When it comes to getting a divorce judgment that gives you everything that’s rightfully yours, one essential thing is to make sure your separate property is recognized as such. If, for example, you own properties that you bought before your marriage, you want to be sure that they remain 100% yours at the conclusion of your divorce process.

That was what one Tampa Bay area husband was fighting for in his recent divorce case. He had purchased several parcels of real estate prior to the marriage, and bought one more during the marriage. The husband purchased the final parcel by increasing the mortgage on the other parcels.

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There are a wide variety of Floridians who have the potential to find themselves facing a high-asset divorce: professional athletes, actors or models, people who have inherited massive wealth, people who own businesses or people who have accumulated substantial wealth through passive investments. For any of these people, a divorce presents the possibility that a soon-to-be ex-spouse may attempt to obtain a share of assets that were not part of the marriage and should not be subject to equitable distribution. To prevent that, be sure you have the legal representation you need from an experienced South Florida family law attorney.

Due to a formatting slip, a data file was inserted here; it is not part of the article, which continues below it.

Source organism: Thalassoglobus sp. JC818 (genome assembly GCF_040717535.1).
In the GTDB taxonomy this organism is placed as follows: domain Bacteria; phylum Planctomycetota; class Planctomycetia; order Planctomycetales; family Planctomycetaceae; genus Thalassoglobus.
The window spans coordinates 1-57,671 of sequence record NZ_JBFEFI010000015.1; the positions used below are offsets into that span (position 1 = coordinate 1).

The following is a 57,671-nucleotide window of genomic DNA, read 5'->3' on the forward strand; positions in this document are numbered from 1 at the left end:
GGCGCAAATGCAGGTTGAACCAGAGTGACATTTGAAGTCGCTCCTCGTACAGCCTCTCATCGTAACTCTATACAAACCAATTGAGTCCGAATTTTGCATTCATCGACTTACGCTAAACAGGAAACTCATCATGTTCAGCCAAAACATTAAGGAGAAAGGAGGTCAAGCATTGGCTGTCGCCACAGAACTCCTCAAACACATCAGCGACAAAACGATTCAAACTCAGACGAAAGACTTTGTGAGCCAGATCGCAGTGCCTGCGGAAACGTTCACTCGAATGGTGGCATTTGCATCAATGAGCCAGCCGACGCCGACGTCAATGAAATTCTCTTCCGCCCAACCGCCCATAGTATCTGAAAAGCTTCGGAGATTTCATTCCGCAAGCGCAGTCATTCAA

A husband from Naples found himself in that kind of situation in his divorce case recently. He married in 2006 and the wife filed for divorce in 2014. During those eight years, neither the husband nor the wife “was employed or earned a wage income.” The couple lived off loans from the husband’s father, along with passive income and funds from accounts that mostly were solely the husband’s.

During the divorce litigation, the wife asserted that eight of the husband’s investment and banking accounts, along with much of the husband’s stock, were actually marital assets. The trial judge ruled in favor of the wife on six of those eight banking/investment accounts, as well as the stock.